Do you have an idea for The New Times to cover? Submit it here!

Bruce Melodie ventures into ‘Gakondo’ but some of his fans are notimpressed

R&B star Bruce Melodie. Photo: Courtesy

Singer Bruce Melodie has lived up to his word and released a song in ‘Gakondo’ style, after he promised to put a stop on overly sexualised lyrics and venture into ‘more positive music’ but his first song has been met by disapproval from some of his fans, who are encouraging him to remain true to his original style.

For many, the ‘Saa Moya’ singer, though talented, ‘Gakondo’ traditional style is not his cup of tea and should stick to his original Afrobeat and R&B style. The observations came after Bruce Melodie, real name Bruce Itahiwacu, outed his first ‘Gakondo’ style song.


The song named “24”, which features little known Diaspora artiste Charles Shima, has been warmly welcomed by many who feel that it is nice and fits well within the context of country and culture but his other fans have in equal measure encouraged him to continue with his original style.


The song, which was uploaded on YouTube on October 23, is a fusion of the traditional Gakondo style and hip hop.


24 is a song in which a young Rwandan reflects on his absence from his motherland and what he felt when he came back 24 years later. This is a story that many people who have been uprooted can relate to. A story of how he missed his home and how he found it in the melodic voice of East Africa’s most popular Artiste - Bruce Melodie,” the synopsis of the song reads.

Although many in their comments applauded Bruce Melodie for being talented and fitting in all genres, Twitter users were particularly not impressed.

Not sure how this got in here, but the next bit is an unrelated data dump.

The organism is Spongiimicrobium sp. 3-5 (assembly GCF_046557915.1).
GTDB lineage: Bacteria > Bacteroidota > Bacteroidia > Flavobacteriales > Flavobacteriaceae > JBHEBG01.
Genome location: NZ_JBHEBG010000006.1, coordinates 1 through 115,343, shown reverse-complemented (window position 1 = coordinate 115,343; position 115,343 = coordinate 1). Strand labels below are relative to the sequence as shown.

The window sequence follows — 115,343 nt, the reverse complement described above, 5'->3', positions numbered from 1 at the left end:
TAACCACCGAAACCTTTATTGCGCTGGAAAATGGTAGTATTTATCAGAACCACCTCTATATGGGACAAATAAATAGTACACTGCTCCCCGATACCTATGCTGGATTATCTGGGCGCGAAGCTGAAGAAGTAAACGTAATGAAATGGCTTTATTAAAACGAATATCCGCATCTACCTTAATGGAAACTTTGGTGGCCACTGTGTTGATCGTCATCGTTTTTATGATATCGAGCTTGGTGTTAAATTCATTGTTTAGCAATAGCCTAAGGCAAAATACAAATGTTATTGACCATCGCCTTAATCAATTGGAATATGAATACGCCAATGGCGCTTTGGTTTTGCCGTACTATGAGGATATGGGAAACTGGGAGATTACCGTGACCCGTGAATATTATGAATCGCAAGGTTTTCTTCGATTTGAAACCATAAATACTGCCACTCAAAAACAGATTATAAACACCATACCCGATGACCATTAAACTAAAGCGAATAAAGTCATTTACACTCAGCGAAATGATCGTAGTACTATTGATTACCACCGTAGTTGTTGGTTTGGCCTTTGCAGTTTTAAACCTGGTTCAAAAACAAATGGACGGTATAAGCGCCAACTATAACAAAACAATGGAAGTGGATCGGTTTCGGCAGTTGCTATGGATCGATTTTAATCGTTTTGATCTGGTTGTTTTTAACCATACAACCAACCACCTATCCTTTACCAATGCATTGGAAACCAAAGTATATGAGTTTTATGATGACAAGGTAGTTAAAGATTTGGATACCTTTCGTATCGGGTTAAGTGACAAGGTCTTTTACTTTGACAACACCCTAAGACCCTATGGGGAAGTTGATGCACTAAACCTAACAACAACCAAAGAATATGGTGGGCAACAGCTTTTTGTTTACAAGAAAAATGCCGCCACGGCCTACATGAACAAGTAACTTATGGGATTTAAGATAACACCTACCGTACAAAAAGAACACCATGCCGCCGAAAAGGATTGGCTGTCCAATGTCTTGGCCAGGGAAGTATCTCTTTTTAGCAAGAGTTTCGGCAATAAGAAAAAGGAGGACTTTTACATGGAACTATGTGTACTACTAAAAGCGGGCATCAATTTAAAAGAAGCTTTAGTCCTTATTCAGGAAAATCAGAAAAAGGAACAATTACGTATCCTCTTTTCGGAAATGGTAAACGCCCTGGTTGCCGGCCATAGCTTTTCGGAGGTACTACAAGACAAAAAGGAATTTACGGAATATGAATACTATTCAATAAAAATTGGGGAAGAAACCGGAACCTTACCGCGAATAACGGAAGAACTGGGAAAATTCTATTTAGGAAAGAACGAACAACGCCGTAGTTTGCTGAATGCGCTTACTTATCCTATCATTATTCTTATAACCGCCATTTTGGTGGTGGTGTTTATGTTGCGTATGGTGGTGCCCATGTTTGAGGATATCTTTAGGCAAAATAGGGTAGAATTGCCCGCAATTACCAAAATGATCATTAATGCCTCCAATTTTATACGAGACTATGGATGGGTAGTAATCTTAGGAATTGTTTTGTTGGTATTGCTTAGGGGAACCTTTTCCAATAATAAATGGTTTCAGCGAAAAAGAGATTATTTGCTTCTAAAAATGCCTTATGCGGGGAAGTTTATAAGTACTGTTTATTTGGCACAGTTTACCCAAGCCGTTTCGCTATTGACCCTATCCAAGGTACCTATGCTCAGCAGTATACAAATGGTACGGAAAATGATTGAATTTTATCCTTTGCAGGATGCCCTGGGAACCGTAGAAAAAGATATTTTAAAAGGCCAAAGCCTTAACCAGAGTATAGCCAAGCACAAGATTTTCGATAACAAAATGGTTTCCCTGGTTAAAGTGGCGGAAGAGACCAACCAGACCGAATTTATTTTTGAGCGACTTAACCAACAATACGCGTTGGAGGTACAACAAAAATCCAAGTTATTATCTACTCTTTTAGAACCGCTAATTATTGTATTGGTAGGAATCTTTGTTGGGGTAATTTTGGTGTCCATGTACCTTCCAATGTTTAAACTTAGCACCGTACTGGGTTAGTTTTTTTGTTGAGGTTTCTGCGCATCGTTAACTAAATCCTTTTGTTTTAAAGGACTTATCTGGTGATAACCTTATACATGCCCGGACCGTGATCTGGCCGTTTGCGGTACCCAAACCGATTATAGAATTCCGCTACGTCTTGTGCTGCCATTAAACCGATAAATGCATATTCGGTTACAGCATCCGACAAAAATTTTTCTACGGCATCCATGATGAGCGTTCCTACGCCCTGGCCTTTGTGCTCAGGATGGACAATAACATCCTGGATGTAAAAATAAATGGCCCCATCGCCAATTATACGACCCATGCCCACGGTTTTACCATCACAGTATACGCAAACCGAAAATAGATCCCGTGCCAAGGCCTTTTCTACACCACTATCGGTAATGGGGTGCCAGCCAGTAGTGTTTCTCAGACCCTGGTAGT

“Bamporiki should not make you kill your own career. Continue in the path you were in, otherwise you are finished,” commented one Emmanuel Rukundo, predicting the switch to ‘Gakondo’ as the end of the singer’s impressive musical career.

“You are a master of your own voice,” observed one Kate Kobusinge, who was impressed by Bruce Melodie’s ability to adjust to the new genre, adding that “continue, it will work out”.

Amb Olivier Nduhungirehe is also among those who commended Bruce Melodie’s new approach, encouraging him to continue in that line.

“Thank you, Bruce. Nice music, nice text... and nice voice. Always on top!” Nduhungirehe tweeted.

In a cryptic tweet, Bamporiki also applauded Bruce Melodie for the move, saying: "You should never let gold like this get lost in trash" in reference to the song, urging the singer to "sustain the momentum".

“As I promised, my “Gakondo” journey begins now. #24 is out now,” Bruce Melodie tweeted, sharing a link to the song.

Many, however, accused the singer of succumbing to pressure following recent criticism from the Minister of State for Culture, Edouard Bamporiki, who accused musicians, including Bruce Melodie of sexualising their music through explicit lyrics.

Bamporiki during a TV appearance said that under his watch, the Government cannot support artists who have strayed from the culture and values of the country to promote fornication through music.

Some social media users accused Bruce Melodie of bending to pressure, with the likes of Richard Kwizera, a local journalist, encouraging him to listen to the feedback of his fans and do the needful.

However, others were in defence of the singer, saying that over the years he has proved to be versatile and showed his ability to switch from one genre to another with ease. He has gone as far as attempting ‘Rock n Roll’ in his old songs such as ‘Uzandabure’ while the likes of ‘Henzapu’ can be categorized as hip hop.

Subscribe to The New Times E-Paper

For news tips and story ideas please WhatsApp +250 788 310 999    


Follow The New Times on Google News